Two former law school administrators recently were disciplined by bar authorities for their role in law school admissions scandals. Former Villanova Law School Dean Mark Sargent was suspended for three years by the Massachusetts Supreme Judicial Court for causing false LSAT and GPA data to be reported to the American Bar Association. Former Assistant Dean for Admissions Paul Pless of the University of Illinois College of Law was reprimanded by the disciplinary board of the Washington State Bar Association for misreporting LSAT and GPA data of incoming students to the ABA. Neither was charged with a criminal violation.

Both former deans were disciplined under local versions of Rule of Professional Conduct 8.4. Sargent was cited for violation of RPC 8.4(c), which defines misconduct as “conduct involving dishonesty, fraud, deceit, or misrepresentation,” as well as Massachusetts RPC 8.4(h), which proscribes “any other conduct that adversely reflects on his or her fitness to practice law.”

Pless was also cited for violation for the Washington version of RPC 8.4(c), and furthermore was found to have violated RPC 5.3, which requires that “a lawyer having direct supervisory authority over the non-lawyer shall make reasonable efforts to ensure that the person’s conduct is compatible with the professional obligations of the lawyer.” (Pless not only himself intentionally altered admissions data, but was negligent in supervising the work of his nonlawyer staff in generating such data.)

Neither of these sanctions was imposed for misconduct directly related to the practice of law. No lawyer-client relationship existed, and the challenged conduct was not an act for which a law degree was even a prerequisite. (There are many law school admissions officers, and even an occasional law school dean, who do not possess a J.D. or are not admitted to practice in any jurisdiction.). While the institutions involved in these cases were law schools, they just as easily could have been medical schools, business schools or divinity schools. The activity involved was higher education, not the practice of law.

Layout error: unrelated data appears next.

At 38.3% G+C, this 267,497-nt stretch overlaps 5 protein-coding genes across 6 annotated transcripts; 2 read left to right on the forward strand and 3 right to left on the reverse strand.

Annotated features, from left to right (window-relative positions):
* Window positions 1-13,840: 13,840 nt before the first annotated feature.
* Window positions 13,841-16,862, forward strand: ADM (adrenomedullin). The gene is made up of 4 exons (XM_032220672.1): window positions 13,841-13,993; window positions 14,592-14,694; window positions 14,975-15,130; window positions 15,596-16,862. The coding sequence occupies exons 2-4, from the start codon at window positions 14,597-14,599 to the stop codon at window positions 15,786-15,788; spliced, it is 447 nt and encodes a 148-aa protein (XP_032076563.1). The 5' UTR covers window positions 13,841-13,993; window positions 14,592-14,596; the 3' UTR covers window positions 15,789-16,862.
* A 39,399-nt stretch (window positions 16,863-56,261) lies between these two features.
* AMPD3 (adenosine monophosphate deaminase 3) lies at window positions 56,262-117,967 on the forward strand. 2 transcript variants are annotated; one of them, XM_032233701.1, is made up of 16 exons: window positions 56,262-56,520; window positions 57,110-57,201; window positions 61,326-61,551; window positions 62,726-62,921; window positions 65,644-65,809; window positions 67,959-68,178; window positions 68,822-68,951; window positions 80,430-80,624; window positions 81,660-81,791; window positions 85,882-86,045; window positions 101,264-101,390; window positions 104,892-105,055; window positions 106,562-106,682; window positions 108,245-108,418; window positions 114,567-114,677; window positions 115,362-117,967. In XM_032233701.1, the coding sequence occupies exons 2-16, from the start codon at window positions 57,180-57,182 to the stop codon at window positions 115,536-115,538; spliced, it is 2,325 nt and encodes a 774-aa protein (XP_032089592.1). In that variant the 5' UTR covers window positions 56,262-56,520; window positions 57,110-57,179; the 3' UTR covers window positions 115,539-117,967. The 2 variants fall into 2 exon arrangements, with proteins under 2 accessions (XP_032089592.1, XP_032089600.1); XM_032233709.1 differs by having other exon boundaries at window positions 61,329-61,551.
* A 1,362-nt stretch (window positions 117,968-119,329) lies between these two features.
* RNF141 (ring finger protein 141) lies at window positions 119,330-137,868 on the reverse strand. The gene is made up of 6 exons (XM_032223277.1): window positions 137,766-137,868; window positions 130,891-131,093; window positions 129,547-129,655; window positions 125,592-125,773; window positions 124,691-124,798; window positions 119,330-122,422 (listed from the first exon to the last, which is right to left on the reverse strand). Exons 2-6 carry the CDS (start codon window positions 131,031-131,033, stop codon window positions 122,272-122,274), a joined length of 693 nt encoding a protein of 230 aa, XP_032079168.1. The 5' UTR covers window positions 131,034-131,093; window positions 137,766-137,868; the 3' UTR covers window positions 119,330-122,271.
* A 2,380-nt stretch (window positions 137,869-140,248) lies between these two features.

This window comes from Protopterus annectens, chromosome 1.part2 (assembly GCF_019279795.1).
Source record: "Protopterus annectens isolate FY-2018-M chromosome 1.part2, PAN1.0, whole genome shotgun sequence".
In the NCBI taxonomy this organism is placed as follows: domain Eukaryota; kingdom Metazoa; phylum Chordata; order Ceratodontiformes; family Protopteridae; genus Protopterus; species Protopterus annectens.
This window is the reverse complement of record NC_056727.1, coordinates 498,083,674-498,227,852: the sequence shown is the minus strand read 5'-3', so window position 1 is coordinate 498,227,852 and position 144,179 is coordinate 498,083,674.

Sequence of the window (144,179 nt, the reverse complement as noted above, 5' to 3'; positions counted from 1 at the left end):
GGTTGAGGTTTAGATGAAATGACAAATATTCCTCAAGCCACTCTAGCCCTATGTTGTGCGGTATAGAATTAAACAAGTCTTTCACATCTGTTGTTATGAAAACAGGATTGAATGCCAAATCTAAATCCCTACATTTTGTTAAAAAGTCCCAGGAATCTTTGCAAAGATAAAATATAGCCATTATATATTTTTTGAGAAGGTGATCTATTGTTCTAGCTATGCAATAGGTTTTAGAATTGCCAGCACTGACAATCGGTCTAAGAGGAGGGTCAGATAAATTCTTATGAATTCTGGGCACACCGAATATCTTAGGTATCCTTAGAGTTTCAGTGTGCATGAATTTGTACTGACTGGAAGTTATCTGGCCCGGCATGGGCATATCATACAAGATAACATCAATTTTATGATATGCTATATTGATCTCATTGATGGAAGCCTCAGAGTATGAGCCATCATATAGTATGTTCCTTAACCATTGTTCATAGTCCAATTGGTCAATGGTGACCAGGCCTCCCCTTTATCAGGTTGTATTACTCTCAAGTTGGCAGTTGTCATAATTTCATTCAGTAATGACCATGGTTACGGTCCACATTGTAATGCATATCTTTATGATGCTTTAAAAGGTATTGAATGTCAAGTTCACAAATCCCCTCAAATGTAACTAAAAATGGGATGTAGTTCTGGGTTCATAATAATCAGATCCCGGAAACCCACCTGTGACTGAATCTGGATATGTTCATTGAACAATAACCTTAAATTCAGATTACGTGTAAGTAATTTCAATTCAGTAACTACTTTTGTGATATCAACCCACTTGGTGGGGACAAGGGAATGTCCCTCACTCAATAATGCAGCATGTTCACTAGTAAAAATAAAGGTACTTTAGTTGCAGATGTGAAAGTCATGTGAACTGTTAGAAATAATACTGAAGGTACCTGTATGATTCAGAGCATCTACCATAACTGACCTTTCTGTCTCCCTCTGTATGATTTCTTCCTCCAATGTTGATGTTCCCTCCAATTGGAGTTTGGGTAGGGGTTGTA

Whether the prohibition of dishonesty in RPC 8.4 should extend to conduct not related to the practice of law, but engaged in by someone who happens to be a lawyer, is a debatable one. Necessarily, there must be a preliminary inquiry into the seriousness of the lie. As Professors Geoffrey Hazard Jr. and W. William Hodes note in their treatise on the legal profession, a “lawyer-parent who knowingly lies to a child about the presence of ice cream in the freezer has not violated Rule 8.4(c).” Furthermore, some might argue that, absent a criminal conviction or accusations of theft, attorney disciplinary authorities should be circumspect about policing culpable but noncriminal dishonesty by lawyers outside the practice of law, lest they become the arbiter of truth or falsity in subject matters wholly outside their competency. One can imagine, for instance, the chaos that might ensue if the New Jersey Supreme Court used its disciplinary authority liberally to enforce RPC 8.4(c)’s proscriptions against perceived mendacity by elected politicians who also happen to be lawyers.

Despite those limitations, we agree with the weight of judicial authority that does not limit the reach of RPC 8.4(c) to conduct that is subject to criminal or administrative sanctions, or that is performed by a lawyer acting in his or her capacity as a lawyer. As several courts have held, when a lawyer submits false information to a prospective employer on a résumé or transcript, he exhibits a lack of those characteristics that are essential to the practice of law. Another court suspended a lawyer who made false statements about his domicile in the context of running for public office. The Supreme Court of Illinois censured a lawyer who plagiarized academic work submitted toward an LL.M. degree.

Admission to the bar is not merely a certification of knowledge and technical competence. It is also a certification that one possesses the character to enable clients to entrust their lives and fortunes into the lawyer’s care. There is no such impermeable barrier between one’s professional and nonprofessional life that permits reliance on the model of someone who is professionally ethical but privately corrupt. It behooves lawyers to remind ourselves periodically that in accepting the honor and responsibility of life in the profession of law, we also necessarily agree to some lowering of barriers between professional and private conduct that others might enjoy.